I first became familiar with your work through your submissions to Bartleby Snopes. How do lit mags play a role in your career as a novelist? What do you think is the value in lit mags as a whole right now? 

Literary magazines are an invaluable asset to writers, because they allow one to make connections in the literary world and gain a readership.

I could not have written and published A House Made of Stars if not for the generosity of the editors who published pieces of the novel beforehand. Often, my work still needed revision when I submitted these excerpts to literary journals, and many of these editors had some wonderful ideas for making the narrative better and the characters more vivid, so I am very grateful for the lessons they have taught me.

These editors have alTawnysha Greene Author Photoso been extraordinarily kind and generous in promoting the work of their former contributors, too. Several of them have published reviews of the book and posted interviews as well as promoted the book on their social media. The literary community is a wonderful family, and I am so appreciative their support.

Bartleby Snopes is no exception. You have given me so much help in your editorial feedback, and your generosity in writing and publishing this interview is so humbling. Thank you.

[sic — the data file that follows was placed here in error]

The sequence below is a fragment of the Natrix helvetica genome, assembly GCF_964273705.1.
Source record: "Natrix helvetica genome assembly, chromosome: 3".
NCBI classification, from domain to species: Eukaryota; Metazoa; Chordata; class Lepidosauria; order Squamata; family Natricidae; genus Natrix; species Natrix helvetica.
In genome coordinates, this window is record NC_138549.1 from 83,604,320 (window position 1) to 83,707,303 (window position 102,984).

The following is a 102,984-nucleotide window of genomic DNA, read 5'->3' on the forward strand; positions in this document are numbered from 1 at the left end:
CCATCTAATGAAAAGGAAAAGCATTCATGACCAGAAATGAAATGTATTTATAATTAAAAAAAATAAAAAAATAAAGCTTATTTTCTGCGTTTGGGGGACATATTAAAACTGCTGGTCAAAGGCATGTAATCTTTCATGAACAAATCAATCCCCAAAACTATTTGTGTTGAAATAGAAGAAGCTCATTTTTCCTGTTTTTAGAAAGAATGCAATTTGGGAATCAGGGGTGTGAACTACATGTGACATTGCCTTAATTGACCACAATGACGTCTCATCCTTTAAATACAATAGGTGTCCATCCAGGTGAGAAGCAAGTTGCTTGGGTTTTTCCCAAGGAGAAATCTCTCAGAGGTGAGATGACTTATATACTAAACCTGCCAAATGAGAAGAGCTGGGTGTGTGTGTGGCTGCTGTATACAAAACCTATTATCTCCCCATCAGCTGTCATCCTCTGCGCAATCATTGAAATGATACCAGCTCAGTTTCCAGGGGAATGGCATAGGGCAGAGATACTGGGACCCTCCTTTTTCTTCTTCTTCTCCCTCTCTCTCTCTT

What’s next for Tawnysha Greene? I’ve heard you’re working on a new novel. Any spoilers?

I am working on a new novel, a sequel that takes place twenty years after A House Made of Stars has ended. As an adult survivor of abuse, the narrator grapples with issues such as healing, forgiveness, and hope, and this is a difficult journey for her. I am in the first draft stage of the novel and am still figuring out how her story will end, but I am looking forward to learning from this book and everything my narrator still has to teach me.

Tawnysha, thank you for chatting with us. Congratulations on the success of A House Made of Stars, and good luck on the next book. 

Tawnysha Greene teaches creative writing at the University of Tennessee. Her work has appeared in PANK, Bellingham Review, and Weave Magazine. Her first novel, A House Made of Stars, was released by Burlesque Press in 2015. Find out more about her her: